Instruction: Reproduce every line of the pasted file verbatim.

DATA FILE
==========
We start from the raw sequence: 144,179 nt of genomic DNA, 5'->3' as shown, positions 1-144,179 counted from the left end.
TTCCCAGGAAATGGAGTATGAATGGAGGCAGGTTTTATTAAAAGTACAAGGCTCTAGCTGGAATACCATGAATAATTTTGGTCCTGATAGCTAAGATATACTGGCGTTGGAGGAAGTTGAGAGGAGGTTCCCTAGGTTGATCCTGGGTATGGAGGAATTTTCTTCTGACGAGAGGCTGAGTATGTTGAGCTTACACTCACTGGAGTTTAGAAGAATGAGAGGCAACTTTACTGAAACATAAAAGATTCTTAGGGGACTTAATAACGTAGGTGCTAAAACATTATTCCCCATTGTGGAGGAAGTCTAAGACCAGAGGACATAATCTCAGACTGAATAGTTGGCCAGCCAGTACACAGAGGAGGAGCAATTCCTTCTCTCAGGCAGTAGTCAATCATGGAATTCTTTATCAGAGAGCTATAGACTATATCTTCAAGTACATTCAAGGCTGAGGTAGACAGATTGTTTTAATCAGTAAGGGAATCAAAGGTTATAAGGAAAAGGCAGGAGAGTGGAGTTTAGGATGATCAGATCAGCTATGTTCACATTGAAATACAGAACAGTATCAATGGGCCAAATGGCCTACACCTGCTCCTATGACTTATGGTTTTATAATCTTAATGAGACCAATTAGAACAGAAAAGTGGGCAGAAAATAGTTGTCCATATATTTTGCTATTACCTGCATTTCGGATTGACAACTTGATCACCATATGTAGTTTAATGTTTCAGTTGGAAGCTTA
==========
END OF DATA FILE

We start from the raw sequence: 144,179 nt of genomic DNA, 5'->3' as shown, positions 1-144,179 counted from the left end.
TTCCCAGGAAATGGAGTATGAATGGAGGCAGGTTTTATTAAAAGTACAAGGCTCTAGCTGGAATACCATGAATAATTTTGGTCCTGATAGCTAAGATATACTGGCGTTGGAGGAAGTTGAGAGGAGGTTCCCTAGGTTGATCCTGGGTATGGAGGAATTTTCTTCTGACGAGAGGCTGAGTATGTTGAGCTTACACTCACTGGAGTTTAGAAGAATGAGAGGCAACTTTACTGAAACATAAAAGATTCTTAGGGGACTTAATAACGTAGGTGCTAAAACATTATTCCCCATTGTGGAGGAAGTCTAAGACCAGAGGACATAATCTCAGACTGAATAGTTGGCCAGCCAGTACACAGAGGAGGAGCAATTCCTTCTCTCAGGCAGTAGTCAATCATGGAATTCTTTATCAGAGAGCTATAGACTATATCTTCAAGTACATTCAAGGCTGAGGTAGACAGATTGTTTTAATCAGTAAGGGAATCAAAGGTTATAAGGAAAAGGCAGGAGAGTGGAGTTTAGGATGATCAGATCAGCTATGTTCACATTGAAATACAGAACAGTATCAATGGGCCAAATGGCCTACACCTGCTCCTATGACTTATGGTTTTATAATCTTAATGAGACCAATTAGAACAGAAAAGTGGGCAGAAAATAGTTGTCCATATATTTTGCTATTACCTGCATTTCGGATTGACAACTTGATCACCATATGTAGTTTAATGTTTCAGTTGGAAGCTTA